That was 20 years ago, we were in high school, doing homework together and exchanging messages through AIM. I was lucky enough to have a line for a couple of hours to use the phone line, her family had two lines to the house. So after soccer practice it was common for us to chat on AIM for a while, most of the school knew that I liked it. It was one fatal autumn day, she teased that she liked a certain boy and that she was going to tell me at the end of the allotted time for me to call, which this time took forever … she wrote: “The boy I like , is … [ClemsonEE]. = P “and immediately signed up.

My world was spinning and I loved it. As with most high school romances, this was a very special occasion, I asked her to be my girlfriend in 7th grade and she said no. I asked her to be my girlfriend in 8th grade, but she said no. I asked her to be my girlfriend in 9th grade, but she said no. But that didn’t stop us from talking almost all night about the unmistakable AIM filled with flirtation and intimacy. I didn’t ask her in 10th grade, instead I took one of her friends to Homecoming, which was finally the turning point, she was finally ready!

We started dating in the summer before our first year of study. A wonderful relationship of first love. I voted for a cool couple, went to Clemson together, left AIM and switched to G-Chat. We got married, adopted the most adorable black labrador, life was going great. We are now divorced and AIM is shutting down.

Aim road like a tablecloth. (and I kept a dog)

You have argued with chatbots , sometimes without even realizing it:

Similar to SmaterChild, I found an app (wait, we didn’t call them “apps” then, unless they were on the first page of the Applebee menu) – I found a program that was a bot that interacted with a simple website where you can type specific words and what the answers should be. The rest was at AI’s discretion.

A friend of mine from college managed to persuade several of his classmates to add the bot as a friend, seemingly not knowing what the installation was. One evening I came home for a long argument in which the bot won.

The bot was neutral, not inflammatory, so when he expressed his affection for the person’s mom, I nearly fell off my chair laughing.

You have used it to cope with more serious crises :

On September 11th, I used it to tell my friends that I was okay … and found out about several missing friends (later found out that they did not survive)

I remember helping a depressed guy recover in the mid 90s. My wife thought it was very creepy and weird to be chatting with a stranger all over the country, especially about personal things. I really helped this guy and I love it.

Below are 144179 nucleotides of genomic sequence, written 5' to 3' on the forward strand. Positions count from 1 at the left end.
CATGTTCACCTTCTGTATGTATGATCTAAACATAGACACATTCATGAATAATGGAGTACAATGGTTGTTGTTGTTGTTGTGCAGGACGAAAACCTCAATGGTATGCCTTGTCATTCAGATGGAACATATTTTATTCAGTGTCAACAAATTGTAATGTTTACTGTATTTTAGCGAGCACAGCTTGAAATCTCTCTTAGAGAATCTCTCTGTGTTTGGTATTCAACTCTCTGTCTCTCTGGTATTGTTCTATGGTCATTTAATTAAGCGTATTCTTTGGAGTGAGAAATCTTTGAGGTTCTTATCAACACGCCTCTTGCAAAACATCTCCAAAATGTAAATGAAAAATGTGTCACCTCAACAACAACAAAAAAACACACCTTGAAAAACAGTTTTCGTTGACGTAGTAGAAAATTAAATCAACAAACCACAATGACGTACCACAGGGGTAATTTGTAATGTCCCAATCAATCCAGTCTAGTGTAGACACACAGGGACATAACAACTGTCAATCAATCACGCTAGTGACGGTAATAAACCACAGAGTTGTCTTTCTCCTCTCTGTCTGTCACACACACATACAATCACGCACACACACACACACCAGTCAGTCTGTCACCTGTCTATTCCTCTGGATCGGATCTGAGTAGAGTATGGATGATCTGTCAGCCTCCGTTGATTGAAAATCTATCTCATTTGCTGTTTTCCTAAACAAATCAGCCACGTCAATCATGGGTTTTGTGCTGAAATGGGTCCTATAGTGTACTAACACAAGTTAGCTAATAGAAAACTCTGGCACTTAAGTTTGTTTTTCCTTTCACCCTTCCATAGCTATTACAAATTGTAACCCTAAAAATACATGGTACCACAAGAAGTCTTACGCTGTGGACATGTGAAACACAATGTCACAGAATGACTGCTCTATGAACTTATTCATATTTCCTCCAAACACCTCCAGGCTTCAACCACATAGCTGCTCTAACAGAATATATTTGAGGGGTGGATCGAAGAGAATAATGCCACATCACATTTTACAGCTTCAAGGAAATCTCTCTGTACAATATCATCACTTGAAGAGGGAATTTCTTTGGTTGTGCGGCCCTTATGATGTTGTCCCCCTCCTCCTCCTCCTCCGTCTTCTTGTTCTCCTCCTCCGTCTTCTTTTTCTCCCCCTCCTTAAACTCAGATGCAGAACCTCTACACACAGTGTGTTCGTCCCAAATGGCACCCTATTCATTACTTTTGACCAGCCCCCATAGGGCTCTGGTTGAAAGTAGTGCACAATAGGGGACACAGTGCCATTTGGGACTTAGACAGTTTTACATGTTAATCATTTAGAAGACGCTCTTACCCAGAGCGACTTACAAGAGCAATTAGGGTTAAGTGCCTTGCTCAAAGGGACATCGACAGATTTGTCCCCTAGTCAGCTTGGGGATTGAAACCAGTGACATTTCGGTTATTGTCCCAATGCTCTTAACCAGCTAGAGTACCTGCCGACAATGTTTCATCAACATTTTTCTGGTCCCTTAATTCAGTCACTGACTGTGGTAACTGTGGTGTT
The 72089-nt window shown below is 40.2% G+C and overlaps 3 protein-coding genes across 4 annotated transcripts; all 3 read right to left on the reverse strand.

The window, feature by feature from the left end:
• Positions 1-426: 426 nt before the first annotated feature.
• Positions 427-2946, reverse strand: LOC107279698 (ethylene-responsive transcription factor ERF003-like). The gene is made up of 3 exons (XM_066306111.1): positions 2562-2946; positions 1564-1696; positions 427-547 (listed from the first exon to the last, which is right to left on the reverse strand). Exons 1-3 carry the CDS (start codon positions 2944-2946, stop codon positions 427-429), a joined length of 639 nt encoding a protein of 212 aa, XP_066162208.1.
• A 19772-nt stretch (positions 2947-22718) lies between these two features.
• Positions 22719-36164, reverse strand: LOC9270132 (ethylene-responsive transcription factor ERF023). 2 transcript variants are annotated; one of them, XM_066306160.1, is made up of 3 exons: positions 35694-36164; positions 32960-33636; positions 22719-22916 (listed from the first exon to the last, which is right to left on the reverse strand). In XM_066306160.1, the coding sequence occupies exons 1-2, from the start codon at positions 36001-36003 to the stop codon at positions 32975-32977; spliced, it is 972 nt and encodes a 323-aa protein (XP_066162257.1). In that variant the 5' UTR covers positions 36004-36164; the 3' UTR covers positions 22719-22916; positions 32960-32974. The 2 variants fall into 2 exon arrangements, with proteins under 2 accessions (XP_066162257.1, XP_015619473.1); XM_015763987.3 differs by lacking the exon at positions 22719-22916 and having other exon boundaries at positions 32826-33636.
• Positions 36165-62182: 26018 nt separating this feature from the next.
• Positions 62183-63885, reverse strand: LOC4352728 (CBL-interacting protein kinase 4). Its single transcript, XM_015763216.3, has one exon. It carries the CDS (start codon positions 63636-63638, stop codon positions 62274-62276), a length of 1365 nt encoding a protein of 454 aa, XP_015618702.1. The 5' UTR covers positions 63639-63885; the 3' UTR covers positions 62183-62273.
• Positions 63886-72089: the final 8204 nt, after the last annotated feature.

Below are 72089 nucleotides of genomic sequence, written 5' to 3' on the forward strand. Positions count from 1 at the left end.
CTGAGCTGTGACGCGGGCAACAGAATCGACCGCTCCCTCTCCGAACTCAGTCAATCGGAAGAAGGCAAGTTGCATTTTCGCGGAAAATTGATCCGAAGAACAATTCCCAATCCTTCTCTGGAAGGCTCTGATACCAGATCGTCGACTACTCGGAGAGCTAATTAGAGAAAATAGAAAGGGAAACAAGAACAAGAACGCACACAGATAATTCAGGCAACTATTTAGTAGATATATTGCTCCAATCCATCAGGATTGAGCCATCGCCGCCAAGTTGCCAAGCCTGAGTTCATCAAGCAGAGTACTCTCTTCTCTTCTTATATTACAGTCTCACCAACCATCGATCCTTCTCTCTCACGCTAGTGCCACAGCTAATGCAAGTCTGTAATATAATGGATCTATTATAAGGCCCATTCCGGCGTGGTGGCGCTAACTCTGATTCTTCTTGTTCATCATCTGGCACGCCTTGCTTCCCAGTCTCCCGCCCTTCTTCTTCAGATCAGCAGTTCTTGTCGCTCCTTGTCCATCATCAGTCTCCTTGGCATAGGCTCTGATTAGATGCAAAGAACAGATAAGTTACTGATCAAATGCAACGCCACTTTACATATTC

You have organized the exchange of gifts:

Avorite is a memory of AIM, a group of friends, once we all decided that we would be holding each other’s Christmas lists. One person will have another person’s list, they will post it on their profile, and when someone decides to receive this gift, they will notify the person who has the list and the item will be crossed out. I have been rigorously looking at a friend’s profile to see what I get for Christmas. It’s great to be a teenager again.

Memory 2, how long people can stay on AIM without logging out.

You prank your friends for no reason:

I remember one of my college roommates connecting his AIM to a phone for the first time. Soon after, I wanted to get his attention, so I just spam him about 50 messages, all just “hello” or something.

A minute or two later, he burst into all sorts of anger and begged me to stop – apparently each of these messages cost him money, since they were technically text messages.


Have you been fond of role-playing games:

So many memories from the role rooms. Between various niche communities like the Xavier Institute (X-Men RP) and free forms like Rhydin (Red Dragon Inn / The Forest). This place was like the core of existence, where anyone or anything could appear. A gothic vampire could sip bloody wine in a bar next to a four-armed feline prince who is the last of its kind, while the gnome stood in the corner snoring snoring against her space pirate girlfriend. The best memory, besides meeting my first love in chat, was the hour-long battle I had with the Hulk that sent us from chat to a chat room crashing through Raidin streets, Raidin Falls, Raidin mall (I don’t know why there was a shopping center, but it was a pastime for skaters), etc. The saddest memory, besides the fact that people constantly tried to impose their own dice rules (your clan dice only work in your clan rooms, newb! 2d20 or GTFO) was when anime started to invade. It is also realizing how many people were actually just looking for cyber sex.

Finally, you asked the tough questions:

A / S / L?